Split Personality Disorder | Causes, Treatment, Diagnosis: This article addresses the causes, symptoms, diagnosis, and more of a split personality disorder. A split personality is a mental disorder (DID) in which a person has two or more distinct personalities. Every personality’s thinking, actions, and behaviors can be entirely different.
This condition is often caused by trauma, especially during infancy. Long-term treatment may aid people in combining their personalities in one while no defined cure exists for DID.
Split Personality | Disorder, Causes, Treatment & Diagnosis
Split Personality Disorder
A divided person is a popular DID term. DID has known multiple personality disorders in the past.
DID persons have two different characteristics or more. They are not simple features or mood changes. An individual with DID expresses significant differences, also known as alters, among these alternative identities.
These personalities are often totally different. Hence fragmented personalities have for some time taken over the identity of the person.
A person will also maintain their original identity or host identity and will answer their particular name. In general, their principal identity is more passive trustee Source, and other personalities cannot be known.
Therefore if a personality change occurs, the new personality will have a different history, a different identity, and behavior.
These divided personalities or alters often have their distinctive characteristics:
A new character will see each other differently. For example, when a male is born, someone may possess a different identity as a female. They can experience the biological characteristics of women.
The change between these personalities tends to occur when a person is facing or triggers a specific stressor.
Causes Of Split Personality Disorder
It is not entirely clear what the cause of DID is. The condition and the trauma are nevertheless strongly connected. It is especially true for childhood trauma or abuse. 90% of those who experience DID are victims of severe childhood trauma in Europe, the United States, and Canada.
This condition is someone who has difficulty integrating and assimilating certain aspects of their identity that break with time.
Symptoms And Signs
The DID signs may be different but include an alteration between two or more distinct individuals.
Two or more different personalities with their own identity and perceptions.
A significant change in the sense of a person.
Memory and personal history are common loopholes that are not due to normal forgetfulness, including memory loss and everyday events.
When these other characteristics take over, they often speak a different vocabulary and gesture. Some people can also use certain customs, such as smoking or being violent, the other. In some cases, some people.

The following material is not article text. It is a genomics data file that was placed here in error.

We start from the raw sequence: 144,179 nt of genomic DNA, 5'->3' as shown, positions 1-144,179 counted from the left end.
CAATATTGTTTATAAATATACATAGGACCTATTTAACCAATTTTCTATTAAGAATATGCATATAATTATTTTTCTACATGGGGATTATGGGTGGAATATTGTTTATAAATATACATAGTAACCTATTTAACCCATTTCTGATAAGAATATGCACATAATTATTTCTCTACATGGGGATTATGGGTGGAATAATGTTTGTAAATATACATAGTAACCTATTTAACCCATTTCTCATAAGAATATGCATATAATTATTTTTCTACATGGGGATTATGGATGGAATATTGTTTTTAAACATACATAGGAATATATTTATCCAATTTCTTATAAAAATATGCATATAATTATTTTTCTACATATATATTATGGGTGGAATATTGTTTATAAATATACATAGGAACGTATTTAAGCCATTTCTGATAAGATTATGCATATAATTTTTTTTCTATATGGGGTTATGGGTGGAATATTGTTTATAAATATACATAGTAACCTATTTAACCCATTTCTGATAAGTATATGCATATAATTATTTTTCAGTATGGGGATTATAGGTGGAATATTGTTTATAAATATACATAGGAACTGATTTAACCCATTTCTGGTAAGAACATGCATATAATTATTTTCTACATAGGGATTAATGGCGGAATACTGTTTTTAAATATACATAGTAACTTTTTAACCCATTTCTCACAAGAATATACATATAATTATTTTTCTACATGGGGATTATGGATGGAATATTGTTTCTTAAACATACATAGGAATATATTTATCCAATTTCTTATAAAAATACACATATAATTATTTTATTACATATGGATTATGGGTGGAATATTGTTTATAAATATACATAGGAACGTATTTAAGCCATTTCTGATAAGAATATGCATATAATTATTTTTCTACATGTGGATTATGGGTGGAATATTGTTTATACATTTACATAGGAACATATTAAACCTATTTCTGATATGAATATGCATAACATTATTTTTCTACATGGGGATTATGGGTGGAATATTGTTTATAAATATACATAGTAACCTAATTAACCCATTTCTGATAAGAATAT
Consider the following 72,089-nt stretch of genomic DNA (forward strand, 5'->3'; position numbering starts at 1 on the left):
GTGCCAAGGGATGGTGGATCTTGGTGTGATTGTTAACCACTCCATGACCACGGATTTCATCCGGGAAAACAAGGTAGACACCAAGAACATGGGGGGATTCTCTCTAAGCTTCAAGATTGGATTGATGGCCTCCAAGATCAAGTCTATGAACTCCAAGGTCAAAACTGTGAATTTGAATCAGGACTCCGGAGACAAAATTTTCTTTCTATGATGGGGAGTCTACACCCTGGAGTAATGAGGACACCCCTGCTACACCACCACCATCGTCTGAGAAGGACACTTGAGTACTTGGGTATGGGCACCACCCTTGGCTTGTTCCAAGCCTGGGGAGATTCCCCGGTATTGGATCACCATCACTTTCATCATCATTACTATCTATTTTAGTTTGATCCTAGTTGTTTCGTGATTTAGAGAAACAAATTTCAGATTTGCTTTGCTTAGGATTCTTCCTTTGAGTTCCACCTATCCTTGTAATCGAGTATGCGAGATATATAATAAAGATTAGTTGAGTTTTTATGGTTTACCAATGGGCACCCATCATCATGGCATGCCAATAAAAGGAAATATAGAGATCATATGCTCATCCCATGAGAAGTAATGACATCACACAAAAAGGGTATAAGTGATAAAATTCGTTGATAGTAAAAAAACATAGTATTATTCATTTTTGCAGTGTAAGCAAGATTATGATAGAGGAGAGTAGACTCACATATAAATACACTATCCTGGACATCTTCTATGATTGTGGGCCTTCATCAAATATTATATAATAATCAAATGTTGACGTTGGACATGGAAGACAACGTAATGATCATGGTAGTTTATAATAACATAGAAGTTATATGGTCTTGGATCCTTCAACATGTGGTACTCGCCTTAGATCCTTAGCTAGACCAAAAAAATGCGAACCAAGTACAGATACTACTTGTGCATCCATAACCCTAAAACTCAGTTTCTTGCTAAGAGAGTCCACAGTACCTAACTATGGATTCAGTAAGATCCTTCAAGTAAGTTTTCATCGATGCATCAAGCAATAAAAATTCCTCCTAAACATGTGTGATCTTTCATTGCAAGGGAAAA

A person may experience other symptoms when moving from one personality to another. There may be people who are afraid of the change in their nature. Some might get very angry or violent. Others may not notice or remember such transitions at all, but others may see them.
In response to certain situations, specific personalities may appear. Hence these symptoms may lead to severe distress and disrupt a person’s ability to live normally.
The following may be other symptoms:
- Time loses sense
- go into a state like a transition
- or depersonalize of out-of-body experience
- to conduct that is unusual to the individual
- Riots in sleep
An individual with DID may also have symptoms like self-harm or other conditions. Hence one study notes that over 70% of people with DID trust have tried to commit suicide.
As a psychological response, the trauma often triggers DID, which is a substantial risk factor in childhood. Hence trauma may be caused by:
- Fitness abuse
- Sexual violence
- Neglect of emotion
- Abuse of psychology
In some cases, a child may not be explicitly abused but may not grow in a safe home. Therefore some may live with highly unpredictable parents, for example, and begin to dissociate themselves in response to the stress.
Along with other disorders, dissociative identity disorder may occur. In other words, several conditions could arise from the exact cause.
Other joint disorders with DID includes:
- Disorder of borderline personality
- Disorder of Substance Use
- Stress disorder post-traumatic
- Disorders of eating
- Powerful-obsessive disorder
Diagnosis of DID takes time. Misdiagnosis is common, and physicians need to look at a person’s symptoms and reject other conditions.
Doctors must see the different personalities and how they affect the individual to make a diagnosis correctly.
In the full scale of the symptoms, time is also an essential factor. It is because people looking for DID help usually have symptoms associated with other conditions of mental health.
Moreover, as DID frequently happens alongside other disorders, doctors have to rule out the symptoms of other conditions before making a diagnosis. As such, treatments or medications may be prescribed first for the treatment of these conditions.
No guidelines for treating DID are available. Often doctors prescribe case-by-case treatments.
There is no specific DID drug. Therefore treatment plans manage any conditions next to DID and combine psychotherapy and any medication necessary to help symptoms.
The primary treatment for people with DID is psychotherapy or talk therapy. Techniques such as cognitive therapy may help people work and learn to accept the causes of personality shifts.
In DID, it intends to help integrate a person’s identity and learn to handle post-traumatic experiences.
Art therapy, movement therapy, and techniques of relaxation can all use to treat DID. These methods can help people in a low-stress environment to connect aspects of their minds.